Crash Course:
State Legislatures

The lion’s share of the important work on police reform will take place in state capitals across America. From Salem, Oregon to Augusta, Maine and everywhere in between, lawmakers at the state level are charged with tackling their states’ most daunting challenges. But as integral to our governing structure as these elected officials are, they tend to fly under the radar. While the White House and Congress get all of the headlines, state legislators can have a significant impact on your community. On this page, you can find the information you need to better understand how your state legislature operates and how you can advocate for police reform in your home state.


Let’s get into the basics of state legislatures:

State Legislature Setup

Every state except Nebraska* models their legislature off the bicameral (two-chambered) system of the United States Congress. The lower house, the House of Representatives (House of Delegates in MD, VA, and WV), is the larger of the two chambers and members are usually up for reelection every two years. The upper house, called the Senate in every state, has fewer members and terms tend to be twice as long as those in the lower house.

* Nebraska’s legislature is a unicameral body made up of 49 members (called senators) elected without formal party affiliation. That’s right, you won’t hear the terms Republican or Democrat at the legislature in Lincoln. Instead, senators are often categorized as “liberal” or “conservative.”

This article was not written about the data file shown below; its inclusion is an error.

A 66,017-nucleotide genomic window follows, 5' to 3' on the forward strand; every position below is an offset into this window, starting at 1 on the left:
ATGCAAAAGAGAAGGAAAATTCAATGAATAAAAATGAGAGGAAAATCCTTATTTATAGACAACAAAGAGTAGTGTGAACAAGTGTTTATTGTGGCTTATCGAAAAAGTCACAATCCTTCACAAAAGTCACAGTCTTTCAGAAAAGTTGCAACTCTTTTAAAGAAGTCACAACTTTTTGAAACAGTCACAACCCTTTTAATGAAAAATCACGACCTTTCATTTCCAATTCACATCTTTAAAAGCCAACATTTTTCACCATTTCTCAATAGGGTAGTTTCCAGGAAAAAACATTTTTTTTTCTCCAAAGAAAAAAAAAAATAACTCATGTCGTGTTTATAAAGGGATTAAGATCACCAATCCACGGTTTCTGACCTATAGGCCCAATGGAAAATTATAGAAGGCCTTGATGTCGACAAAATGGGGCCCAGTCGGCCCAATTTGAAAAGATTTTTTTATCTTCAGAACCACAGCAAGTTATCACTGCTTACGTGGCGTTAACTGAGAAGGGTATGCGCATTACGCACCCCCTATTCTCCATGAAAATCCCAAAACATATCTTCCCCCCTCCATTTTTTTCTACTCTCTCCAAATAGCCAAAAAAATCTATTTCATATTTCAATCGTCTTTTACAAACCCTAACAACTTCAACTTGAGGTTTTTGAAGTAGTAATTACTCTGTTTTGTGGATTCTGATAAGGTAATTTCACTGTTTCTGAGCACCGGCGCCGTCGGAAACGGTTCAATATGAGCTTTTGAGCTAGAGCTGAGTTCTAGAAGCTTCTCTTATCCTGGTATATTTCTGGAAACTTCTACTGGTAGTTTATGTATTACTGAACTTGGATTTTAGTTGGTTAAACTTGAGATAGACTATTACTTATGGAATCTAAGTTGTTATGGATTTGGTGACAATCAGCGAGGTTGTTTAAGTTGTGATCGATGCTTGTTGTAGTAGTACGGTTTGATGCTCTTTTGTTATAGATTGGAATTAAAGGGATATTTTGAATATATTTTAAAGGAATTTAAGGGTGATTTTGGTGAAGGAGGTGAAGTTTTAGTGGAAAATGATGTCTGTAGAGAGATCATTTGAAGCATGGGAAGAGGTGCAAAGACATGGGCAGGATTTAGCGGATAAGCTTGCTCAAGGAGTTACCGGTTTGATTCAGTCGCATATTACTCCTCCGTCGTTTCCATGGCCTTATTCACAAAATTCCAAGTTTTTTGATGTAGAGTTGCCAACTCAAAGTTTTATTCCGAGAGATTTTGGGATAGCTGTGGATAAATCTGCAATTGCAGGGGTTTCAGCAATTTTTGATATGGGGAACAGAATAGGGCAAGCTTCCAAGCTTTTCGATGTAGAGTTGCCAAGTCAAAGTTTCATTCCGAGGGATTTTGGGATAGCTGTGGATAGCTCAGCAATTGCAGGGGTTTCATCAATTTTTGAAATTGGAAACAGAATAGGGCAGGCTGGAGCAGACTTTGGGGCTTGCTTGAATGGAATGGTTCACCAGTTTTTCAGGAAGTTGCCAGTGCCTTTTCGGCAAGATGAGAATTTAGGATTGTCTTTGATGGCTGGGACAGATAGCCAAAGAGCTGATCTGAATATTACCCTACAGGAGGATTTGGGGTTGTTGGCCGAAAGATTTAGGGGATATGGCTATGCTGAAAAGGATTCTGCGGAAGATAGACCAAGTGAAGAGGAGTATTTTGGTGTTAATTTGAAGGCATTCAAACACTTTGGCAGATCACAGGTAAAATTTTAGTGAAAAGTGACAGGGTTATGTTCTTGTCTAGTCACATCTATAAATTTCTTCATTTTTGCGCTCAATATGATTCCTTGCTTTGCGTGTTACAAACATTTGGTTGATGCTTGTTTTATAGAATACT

Sounds pretty straightforward, right? For the most part, you’re correct, but there’s another layer to consider. Types of legislatures:

Citizen Legislatures

  • Often used in states with smaller populations, these are legislatures where lawmakers receive little to no annual pay, have limited staff (if any), and meet for only a few months out of the year.

  • Lawmakers elected to these bodies typically have another job that serves as their primary source of income.

  • States using this model: Idaho, Kansas, Maine, Mississippi, New Hampshire, New Mexico, Rhode Island, Utah, Vermont, West Virginia, Montana, North Dakota, South Dakota, Wyoming

Hybrid Legislatures

  • Usually found in the middle of the population range (though Texas and Florida are big exceptions), these are legislative bodies where members receive a modest salary plus a set payment per session day, have a moderate staff, and are in session for about ⅔ of the year.

  • While pay is higher than citizen legislatures, lawmakers typically still have jobs outside of their position in state government.

  • States using this model: Alabama, Arizona, Arkansas, Colorado, Connecticut, Delaware, Florida, Georgia, Indiana, Iowa, Kentucky, Louisiana, Maryland, Minnesota, Missouri, Nebraska, Nevada, New Jersey, North Carolina, Oklahoma, Oregon, South Carolina, Tennessee, Texas, Virginia, Washington

Full-Time Legislatures

  • In these states, the work of being a legislator is a full-time job (or at least eighty percent of one). Members have large staffs and are paid enough for their service to make ends meet without another source of income.

  • States using this model: California, Michigan, New York, Pennsylvania, Alaska, Hawai’i, Illinois, Massachusetts, Ohio, Wisconsin

Okay, different states have different setups. Makes sense. But how exactly does a bill make its way through the legislature? Let’s dive in!

The Legislative Process

Step 1: Introduction